HONG KONG (Reuters) - Prosecution and defense lawyers used their closing arguments on Friday to try to convince a Hong Kong jury of the extent British banker Rurik Jutting was in control of his actions when he tortured, raped and killed two Indonesian women.
Jutting, 31, a former Bank of America Corp employee, has denied murder in the 2014 killings of Sumarti Ningsih, 23, and Seneng Mujiasih, 26, on the grounds of diminished responsibility. He has pleaded guilty to the lesser charge of manslaughter.
The judge is expected to sum up the case on Monday and a verdict is expected on Tuesday.
The prosecution told the court that Jutting needed the “boost” of cocaine to commit the crimes in his luxury high-rise apartment in a case that has received widespread international attention.
The prosecution has stated the former Cambridge University graduate was able to form judgments and exercise self-control, describing when he cut Ningsih’s neck as she knelt by the toilet bowl and later dragged her to the shower to finish sawing her neck.
“He needed the boost of cocaine to give him the courage to rape, torture and ultimately kill,” prosecution lawyer John Reading said, explaining that despite Jutting’s disorders his “mental responsibility was not substantially impaired”.
Reading detailed Jutting’s plan to torture Mujiasih, his buying of items including a hammer and pliers from a hardware store, and his hiding of two knives.
“Let’s be clear about these, I am going to use these to torture someone in the most inhumane way possible,” Reading said, citing one of Jutting’s self-made videos.
The prosecution said on Wednesday Jutting acted rationally before and after the killings and had even telephoned his mother.
Jutting captured parts of his torture of Ningsih on his iPhone. He also shot hours of himself discussing the killings, cocaine binges and detailed his violent sexual fantasies.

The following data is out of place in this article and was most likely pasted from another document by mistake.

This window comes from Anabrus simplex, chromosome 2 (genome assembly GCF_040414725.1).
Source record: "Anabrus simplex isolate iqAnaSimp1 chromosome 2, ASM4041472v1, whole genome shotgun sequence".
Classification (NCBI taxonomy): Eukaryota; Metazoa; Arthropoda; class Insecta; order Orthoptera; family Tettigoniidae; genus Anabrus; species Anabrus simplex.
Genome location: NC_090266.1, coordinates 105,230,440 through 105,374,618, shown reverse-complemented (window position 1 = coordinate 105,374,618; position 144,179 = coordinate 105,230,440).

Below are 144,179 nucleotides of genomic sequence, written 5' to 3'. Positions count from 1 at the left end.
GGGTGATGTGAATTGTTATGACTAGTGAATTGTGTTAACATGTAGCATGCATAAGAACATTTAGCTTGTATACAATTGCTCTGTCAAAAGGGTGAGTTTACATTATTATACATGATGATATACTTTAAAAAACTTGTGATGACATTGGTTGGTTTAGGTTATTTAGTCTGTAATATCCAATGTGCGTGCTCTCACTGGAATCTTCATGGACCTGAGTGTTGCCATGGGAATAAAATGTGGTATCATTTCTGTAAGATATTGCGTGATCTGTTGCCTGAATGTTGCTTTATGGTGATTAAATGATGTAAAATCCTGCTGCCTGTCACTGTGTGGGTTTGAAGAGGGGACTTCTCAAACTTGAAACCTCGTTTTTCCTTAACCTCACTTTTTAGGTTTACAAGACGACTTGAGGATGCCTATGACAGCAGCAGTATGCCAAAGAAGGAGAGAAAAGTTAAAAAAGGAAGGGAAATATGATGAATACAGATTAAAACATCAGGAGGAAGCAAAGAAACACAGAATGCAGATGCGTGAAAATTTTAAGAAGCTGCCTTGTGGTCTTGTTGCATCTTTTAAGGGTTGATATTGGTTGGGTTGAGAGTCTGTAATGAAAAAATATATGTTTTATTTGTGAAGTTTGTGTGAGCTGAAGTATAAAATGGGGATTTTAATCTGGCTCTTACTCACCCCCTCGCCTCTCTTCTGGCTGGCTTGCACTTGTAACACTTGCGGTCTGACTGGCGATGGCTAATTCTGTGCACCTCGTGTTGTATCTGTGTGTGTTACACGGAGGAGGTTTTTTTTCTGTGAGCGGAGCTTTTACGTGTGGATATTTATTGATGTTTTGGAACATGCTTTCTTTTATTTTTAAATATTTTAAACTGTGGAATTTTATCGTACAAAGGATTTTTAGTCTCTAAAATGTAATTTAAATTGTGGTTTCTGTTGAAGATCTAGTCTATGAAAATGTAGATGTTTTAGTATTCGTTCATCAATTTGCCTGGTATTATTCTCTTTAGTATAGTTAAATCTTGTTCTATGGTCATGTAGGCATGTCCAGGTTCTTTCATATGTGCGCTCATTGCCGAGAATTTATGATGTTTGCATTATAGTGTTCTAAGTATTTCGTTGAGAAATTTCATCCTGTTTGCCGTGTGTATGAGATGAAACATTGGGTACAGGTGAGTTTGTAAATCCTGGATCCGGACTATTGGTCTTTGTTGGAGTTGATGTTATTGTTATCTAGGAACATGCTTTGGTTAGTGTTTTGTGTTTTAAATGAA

The footage has been shown to the jury during the two-week trial while the court has been packed with reporters due Jutting’s profile and the nature of the killings in a city where such crime is rare.
‘COURT OF LAW, NOT MORALS’
Sitting in a sectioned-off area in the court, Jutting, who has an IQ in the top 1 percent of the population according to the defense, watched the arguments with a blank expression. He has attended the trial every day, escorted by three policemen.
Jutting, the grandson of a British policeman in Hong Kong and an ethnic Chinese woman, was a former vice president and head of Structured Equity Finance and Trading (Asia) at Bank of America. The bank declined to comment.
The defense has argued that Jutting’s recognized disorders from cocaine and alcohol abuse on top of other personality disorders of sexual sadism and narcissism impaired his ability to control his behavior.
Defense lawyer Tim Owen said Jutting was not “asking for sympathy” and acknowledged he intended to kill both victims. However, he argued that manslaughter and diminished responsibility applied because he was not able to make rational decisions.
“Not all killings are the same,” Owen told the jury. “I am asking you to do no more than ask you how his actions should be defined in legal terms ... This is a court of law, it not a court of morals.”
Murder carries a mandatory life sentence, while manslaughter carries a maximum of life though a shorter sentence can be set.
Owen detailed Jutting’s stressful working life describing the start of a negative spiral after a complex tax product in Luxembourg Jutting worked on in 2012 which flagged him as “representing serious risk” to Bank of America.
He explained how Jutting was involved in a “battle of wills” with the auditor and was asked by his boss to “calm down, have a quiet year and was pushed to a different part of the business” before being sent to Hong Kong in 2013.
“That kind of setback of his brilliance, of his destiny, is something he couldn’t handle and was the start of what became a very, very serious and rapid decline.”
Jutting drank a bottle of spirits every day and consumed increasing amounts of cocaine after arriving in Hong Kong, the court heard. He only worked for 10 to 15 days in the month before he was arrested and only worked a few hours per day.
Police have testified that they found Ningsih and Mujiasih’s bodies in Jutting’s apartment after he called them to report the killings. Ningsih’s mutilated body was found in a suitcase on the balcony, while Mujiasih’s was found inside the apartment with wounds to her neck and buttocks.
Reporting by Farah Master; Editing by Greg Torode and Nick Macfie